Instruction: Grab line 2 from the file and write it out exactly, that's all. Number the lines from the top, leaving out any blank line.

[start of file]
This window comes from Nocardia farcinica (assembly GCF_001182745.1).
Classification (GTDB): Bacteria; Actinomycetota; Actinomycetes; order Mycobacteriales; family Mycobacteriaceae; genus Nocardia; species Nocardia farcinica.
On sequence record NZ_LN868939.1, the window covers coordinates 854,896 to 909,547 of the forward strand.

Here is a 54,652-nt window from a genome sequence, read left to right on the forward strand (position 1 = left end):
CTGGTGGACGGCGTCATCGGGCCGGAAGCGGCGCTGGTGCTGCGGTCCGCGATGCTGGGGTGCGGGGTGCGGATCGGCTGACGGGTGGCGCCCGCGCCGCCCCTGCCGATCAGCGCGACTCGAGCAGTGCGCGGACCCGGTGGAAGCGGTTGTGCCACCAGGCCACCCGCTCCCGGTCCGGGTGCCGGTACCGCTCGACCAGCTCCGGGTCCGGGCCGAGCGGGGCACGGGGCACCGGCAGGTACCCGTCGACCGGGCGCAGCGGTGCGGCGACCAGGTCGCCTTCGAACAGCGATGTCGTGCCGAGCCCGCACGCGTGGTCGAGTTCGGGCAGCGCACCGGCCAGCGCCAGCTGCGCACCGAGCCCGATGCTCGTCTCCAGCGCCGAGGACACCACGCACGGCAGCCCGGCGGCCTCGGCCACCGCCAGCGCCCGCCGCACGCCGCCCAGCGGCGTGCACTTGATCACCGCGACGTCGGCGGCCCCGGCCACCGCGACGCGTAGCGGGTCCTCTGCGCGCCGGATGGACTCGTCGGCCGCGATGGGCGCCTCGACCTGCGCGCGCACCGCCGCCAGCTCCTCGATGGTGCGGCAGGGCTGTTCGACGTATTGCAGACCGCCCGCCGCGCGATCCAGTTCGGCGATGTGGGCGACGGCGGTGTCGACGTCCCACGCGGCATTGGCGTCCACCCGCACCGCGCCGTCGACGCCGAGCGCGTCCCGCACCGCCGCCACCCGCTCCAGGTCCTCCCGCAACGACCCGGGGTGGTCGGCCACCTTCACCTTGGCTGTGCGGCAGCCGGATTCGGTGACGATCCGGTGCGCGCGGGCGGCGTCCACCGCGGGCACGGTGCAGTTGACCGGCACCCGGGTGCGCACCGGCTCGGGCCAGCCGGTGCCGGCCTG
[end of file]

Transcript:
Classification (GTDB): Bacteria; Actinomycetota; Actinomycetes; order Mycobacteriales; family Mycobacteriaceae; genus Nocardia; species Nocardia farcinica.